We analyze economic life in three Congolese refugee camps in Rwanda and the interactions between refugees and local host-country economies within a 10-km radius around each camp. Refugees in one of the three camps received food aid in kind, while in the other two camps they were given cash via cell phones provided by the UN World Food Programme. We find that refugee economies arise inside each camp, and the structure of these economies reflects the economic context around the camps. Despite undergoing forced migration and often living in destitute conditions, refugees actively interact with host country economies. Interactions with the host country result in a divergence of refugee households’ income from the assistance they receive. A shift from in-kind to cash aid appears to increase refugee welfare while strengthening market linkages between camp and host economies. This finding is potentially important for refugee policies as well as for other types of development assistance, as donors find themselves under pressure to shift from in-kind to cash aid.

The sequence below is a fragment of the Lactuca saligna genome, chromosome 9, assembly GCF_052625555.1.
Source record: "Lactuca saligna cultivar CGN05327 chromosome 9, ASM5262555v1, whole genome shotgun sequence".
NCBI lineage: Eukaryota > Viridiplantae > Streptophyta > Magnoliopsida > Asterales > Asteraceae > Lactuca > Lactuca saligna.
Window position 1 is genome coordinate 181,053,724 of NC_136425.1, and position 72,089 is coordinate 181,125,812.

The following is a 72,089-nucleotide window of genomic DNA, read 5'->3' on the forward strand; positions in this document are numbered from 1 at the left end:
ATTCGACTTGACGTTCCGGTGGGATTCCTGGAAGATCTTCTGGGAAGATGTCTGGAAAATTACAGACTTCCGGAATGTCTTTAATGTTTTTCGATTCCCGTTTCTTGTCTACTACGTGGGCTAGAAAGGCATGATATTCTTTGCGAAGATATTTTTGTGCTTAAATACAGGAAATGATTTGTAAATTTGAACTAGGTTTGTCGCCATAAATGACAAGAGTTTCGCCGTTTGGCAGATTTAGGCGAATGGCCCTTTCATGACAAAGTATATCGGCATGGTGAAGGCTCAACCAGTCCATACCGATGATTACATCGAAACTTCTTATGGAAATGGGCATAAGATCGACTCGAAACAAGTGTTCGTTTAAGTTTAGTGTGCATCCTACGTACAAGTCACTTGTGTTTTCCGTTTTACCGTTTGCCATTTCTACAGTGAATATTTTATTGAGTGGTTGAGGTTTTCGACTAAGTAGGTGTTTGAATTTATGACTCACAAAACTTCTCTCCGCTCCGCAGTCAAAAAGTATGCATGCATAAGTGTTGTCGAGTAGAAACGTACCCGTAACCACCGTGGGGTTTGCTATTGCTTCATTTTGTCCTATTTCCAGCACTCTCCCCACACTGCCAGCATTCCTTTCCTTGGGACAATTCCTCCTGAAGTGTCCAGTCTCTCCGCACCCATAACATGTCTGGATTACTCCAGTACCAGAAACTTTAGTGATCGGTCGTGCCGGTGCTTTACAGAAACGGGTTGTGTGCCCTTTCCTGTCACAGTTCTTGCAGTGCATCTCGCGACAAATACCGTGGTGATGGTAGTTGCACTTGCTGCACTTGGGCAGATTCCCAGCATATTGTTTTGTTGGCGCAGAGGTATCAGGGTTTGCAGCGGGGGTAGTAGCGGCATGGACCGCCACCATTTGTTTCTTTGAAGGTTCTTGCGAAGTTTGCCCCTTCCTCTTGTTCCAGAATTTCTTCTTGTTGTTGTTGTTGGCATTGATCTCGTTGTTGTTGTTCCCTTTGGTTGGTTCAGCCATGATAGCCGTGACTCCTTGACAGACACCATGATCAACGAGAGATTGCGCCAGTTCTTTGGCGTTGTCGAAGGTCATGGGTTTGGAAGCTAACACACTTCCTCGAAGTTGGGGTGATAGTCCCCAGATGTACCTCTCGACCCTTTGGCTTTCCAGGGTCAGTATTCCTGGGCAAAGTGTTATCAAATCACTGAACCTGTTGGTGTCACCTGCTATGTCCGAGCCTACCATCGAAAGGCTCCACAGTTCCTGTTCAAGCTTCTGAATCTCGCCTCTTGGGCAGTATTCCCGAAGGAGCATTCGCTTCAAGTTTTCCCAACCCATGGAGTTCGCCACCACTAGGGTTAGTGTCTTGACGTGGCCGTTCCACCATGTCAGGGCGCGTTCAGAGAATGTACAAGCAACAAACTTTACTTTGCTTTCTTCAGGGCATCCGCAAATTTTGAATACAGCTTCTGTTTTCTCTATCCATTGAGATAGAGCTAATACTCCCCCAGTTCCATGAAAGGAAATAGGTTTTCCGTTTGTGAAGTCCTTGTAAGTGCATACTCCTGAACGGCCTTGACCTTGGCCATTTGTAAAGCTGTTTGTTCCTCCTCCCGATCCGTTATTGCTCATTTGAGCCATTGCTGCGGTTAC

Economic Life in Refugee Camps